How to Use Dialectical Behavior Therapy to Manage Chronic Headache

August 9, 2013

Chronic Headache

by Julian Kahn

 

If you suffer from chronic headaches and nothing you have tried is capable of relieving the pain, you should consider dialectical behavior therapy (DBT). DBT was developed by a psychologist Marsha Linehan in the late 1980s to treat various mental health disorders such as borderline personality disorder.

 

The Theory Behind Dialectical Behavior Therapy

 

Dialectical behavior therapy was originally developed as a type of cognitive behavior therapy. However, due to the nature of its principles and strategies, DBT is quite effective in treating chronic physical pain as well.

This is mainly due to the fact that physical and emotional pains are closely related. While a physical problem can create emotional pain, emotional problems can also encourage the development of physical pain. With that said, it is believed that by accepting reality as it is rather than what we wish it to be, we can effectively turn our focus elsewhere and thus, relieve or reduce our pain.

 

Four Components of Dialectical Behavior Therapy

 

Dialectical behavior therapy consists of both individual and group therapy sessions that focus on four essential skills. These skills, as described below, are the main components of DBT, and within each one of them are several lessons that can help you manage chronic pain.

  • Mindfulness: The essential part of all skills taught in skills groups are the core mindfulness skills. What these skills basically teach you is that you have a choice of where to focus your thoughts. While you can choose to focus on the negative aspects of life, you can also choose to focus on the positives.

These skills also teach you that anything that is happening to you is only fleeting, and you are not powerless. You can make use of mindful awareness to keep yourself in the present without worrying about the future. Furthermore, when you practice mindful awareness, you can better prepare yourself for many of the other essential skills.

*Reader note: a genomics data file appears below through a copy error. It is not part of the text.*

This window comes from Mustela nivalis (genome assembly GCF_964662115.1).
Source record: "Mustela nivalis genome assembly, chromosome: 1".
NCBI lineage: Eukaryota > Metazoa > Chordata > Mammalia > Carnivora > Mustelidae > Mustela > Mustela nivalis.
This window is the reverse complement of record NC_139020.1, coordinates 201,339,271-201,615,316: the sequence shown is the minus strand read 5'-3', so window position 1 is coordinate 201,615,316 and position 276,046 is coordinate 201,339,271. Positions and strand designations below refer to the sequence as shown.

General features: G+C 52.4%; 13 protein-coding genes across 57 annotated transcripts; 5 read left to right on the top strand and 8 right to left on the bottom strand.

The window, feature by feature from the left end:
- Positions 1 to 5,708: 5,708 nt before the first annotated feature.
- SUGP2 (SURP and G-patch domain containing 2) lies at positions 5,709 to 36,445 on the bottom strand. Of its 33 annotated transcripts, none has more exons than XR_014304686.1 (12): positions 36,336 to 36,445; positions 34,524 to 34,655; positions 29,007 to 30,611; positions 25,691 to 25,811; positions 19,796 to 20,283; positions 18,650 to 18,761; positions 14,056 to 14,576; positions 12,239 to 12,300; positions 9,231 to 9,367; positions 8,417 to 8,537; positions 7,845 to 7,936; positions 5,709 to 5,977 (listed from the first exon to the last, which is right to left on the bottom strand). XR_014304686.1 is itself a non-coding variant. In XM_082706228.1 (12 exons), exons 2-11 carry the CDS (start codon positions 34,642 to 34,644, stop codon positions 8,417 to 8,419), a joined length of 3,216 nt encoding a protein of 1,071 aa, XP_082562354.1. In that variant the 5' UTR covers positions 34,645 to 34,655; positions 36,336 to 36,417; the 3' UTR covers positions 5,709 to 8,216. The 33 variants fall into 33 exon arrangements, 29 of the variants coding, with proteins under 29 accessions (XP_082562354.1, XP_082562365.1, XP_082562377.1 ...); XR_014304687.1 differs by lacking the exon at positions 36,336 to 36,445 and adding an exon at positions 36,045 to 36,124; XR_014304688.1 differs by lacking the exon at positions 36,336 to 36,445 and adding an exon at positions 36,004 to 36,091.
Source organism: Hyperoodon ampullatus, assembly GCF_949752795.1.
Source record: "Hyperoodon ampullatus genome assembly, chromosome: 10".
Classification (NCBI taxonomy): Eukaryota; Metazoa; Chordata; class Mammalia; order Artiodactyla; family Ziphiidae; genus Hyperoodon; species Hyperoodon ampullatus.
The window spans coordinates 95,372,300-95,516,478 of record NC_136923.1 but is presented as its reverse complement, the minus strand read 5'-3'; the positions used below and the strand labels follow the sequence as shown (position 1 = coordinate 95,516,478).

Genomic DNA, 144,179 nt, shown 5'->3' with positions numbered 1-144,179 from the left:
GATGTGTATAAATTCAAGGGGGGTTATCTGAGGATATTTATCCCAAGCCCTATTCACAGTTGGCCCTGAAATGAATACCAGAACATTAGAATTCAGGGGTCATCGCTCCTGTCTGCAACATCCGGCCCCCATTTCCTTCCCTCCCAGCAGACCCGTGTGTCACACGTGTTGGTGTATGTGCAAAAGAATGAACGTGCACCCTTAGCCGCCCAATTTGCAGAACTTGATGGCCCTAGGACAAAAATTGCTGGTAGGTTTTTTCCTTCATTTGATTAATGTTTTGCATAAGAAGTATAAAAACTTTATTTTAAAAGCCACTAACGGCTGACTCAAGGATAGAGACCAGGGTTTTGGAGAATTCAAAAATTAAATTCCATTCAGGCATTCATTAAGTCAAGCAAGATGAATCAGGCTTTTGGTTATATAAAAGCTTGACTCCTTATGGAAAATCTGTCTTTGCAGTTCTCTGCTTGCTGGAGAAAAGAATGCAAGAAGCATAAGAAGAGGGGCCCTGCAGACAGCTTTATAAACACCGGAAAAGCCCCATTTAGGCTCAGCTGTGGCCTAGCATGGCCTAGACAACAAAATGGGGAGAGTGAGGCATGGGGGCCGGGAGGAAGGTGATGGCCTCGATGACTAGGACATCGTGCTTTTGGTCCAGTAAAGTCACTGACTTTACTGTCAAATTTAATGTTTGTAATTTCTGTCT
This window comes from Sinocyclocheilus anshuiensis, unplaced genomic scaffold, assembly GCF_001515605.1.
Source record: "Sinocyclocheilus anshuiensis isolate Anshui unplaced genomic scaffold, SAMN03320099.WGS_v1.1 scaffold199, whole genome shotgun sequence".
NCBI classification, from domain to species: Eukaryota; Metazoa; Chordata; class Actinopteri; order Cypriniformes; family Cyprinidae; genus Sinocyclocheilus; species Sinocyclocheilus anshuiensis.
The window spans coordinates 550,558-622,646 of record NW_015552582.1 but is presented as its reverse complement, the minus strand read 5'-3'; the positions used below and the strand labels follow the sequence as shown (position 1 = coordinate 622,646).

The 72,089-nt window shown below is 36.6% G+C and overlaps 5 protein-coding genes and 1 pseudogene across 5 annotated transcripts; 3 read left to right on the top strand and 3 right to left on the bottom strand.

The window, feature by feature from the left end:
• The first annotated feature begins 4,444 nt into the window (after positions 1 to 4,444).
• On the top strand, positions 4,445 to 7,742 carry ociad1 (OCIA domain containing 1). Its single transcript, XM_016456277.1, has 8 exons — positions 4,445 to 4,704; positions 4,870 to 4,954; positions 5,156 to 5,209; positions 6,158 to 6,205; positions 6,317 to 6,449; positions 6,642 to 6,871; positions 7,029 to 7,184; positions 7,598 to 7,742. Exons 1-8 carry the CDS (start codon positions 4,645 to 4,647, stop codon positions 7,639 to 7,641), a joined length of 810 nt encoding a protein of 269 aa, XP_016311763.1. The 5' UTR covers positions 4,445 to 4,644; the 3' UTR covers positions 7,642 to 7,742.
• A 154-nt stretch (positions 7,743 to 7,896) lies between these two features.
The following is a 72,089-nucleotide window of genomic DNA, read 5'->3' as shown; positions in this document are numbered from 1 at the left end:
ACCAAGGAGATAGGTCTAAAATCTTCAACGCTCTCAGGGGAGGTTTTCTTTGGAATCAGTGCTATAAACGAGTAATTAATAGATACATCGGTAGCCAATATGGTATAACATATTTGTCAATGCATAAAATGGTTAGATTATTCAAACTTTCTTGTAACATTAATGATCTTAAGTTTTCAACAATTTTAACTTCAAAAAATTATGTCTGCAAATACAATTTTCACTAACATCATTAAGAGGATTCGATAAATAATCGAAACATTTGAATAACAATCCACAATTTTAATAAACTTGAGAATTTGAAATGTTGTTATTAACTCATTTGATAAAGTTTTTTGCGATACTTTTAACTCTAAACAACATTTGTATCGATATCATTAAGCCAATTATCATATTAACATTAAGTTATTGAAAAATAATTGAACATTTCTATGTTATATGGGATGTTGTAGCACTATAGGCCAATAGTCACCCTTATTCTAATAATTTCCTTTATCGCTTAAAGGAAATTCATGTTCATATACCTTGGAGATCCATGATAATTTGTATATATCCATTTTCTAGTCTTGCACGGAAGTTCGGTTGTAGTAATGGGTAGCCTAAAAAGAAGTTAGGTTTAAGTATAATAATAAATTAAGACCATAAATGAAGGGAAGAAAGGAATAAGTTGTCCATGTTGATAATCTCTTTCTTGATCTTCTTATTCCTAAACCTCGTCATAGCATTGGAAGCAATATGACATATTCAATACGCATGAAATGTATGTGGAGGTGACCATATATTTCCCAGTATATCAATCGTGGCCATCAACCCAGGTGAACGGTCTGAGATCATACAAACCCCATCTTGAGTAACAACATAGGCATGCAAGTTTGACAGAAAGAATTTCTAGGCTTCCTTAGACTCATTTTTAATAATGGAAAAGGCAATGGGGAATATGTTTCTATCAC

• Interpersonal effectiveness: Interpersonal effectiveness training is quite similar to classes that teach assertiveness and problem-solving skills. During this part of therapy, you will learn effective strategies to handle conflicts, to find out what others want and to say no.

Actually, many people are aware of these skills and know what others should do in various situations, but they are incapable of implementing these skills on their own. However, during this module, you will learn such useful lessons as how to make requests and how and when to say no without damaging the relationship you have with the person(s) in question.

  • Distress tolerance: While some treatment programs focus on changing stressful events and situations, DBT teaches distress tolerance and acceptance. You will learn how to accept the stress you are experiencing without letting it damage how you feel.

One way to accomplish this is through distraction. In other words, participate in an enjoyable activity that will take your mind off of your pain. Another way to distract yourself from stress is through self-soothing activities. These activities can include relaxation exercises, soaking in a bubble bath or getting a massage.

  • Emotion regulation: If you can learn to control your emotions, you can often keep yourself virtually stress-free. With that said, this module teaches you how to identify your emotions, identify any obstacles to changing them and how to change them by focusing on increasing positive emotions.

 

These are the main lessons of DBT that can help you manage your chronic headaches. Controlling your physical and emotional pains is largely possible once you have the right tools.

 


Author Bio: Julian Kahn works at the Migraine Relief Center. They perform migraine surgical treatments that reduce the frequency and intensity of migraine headaches.

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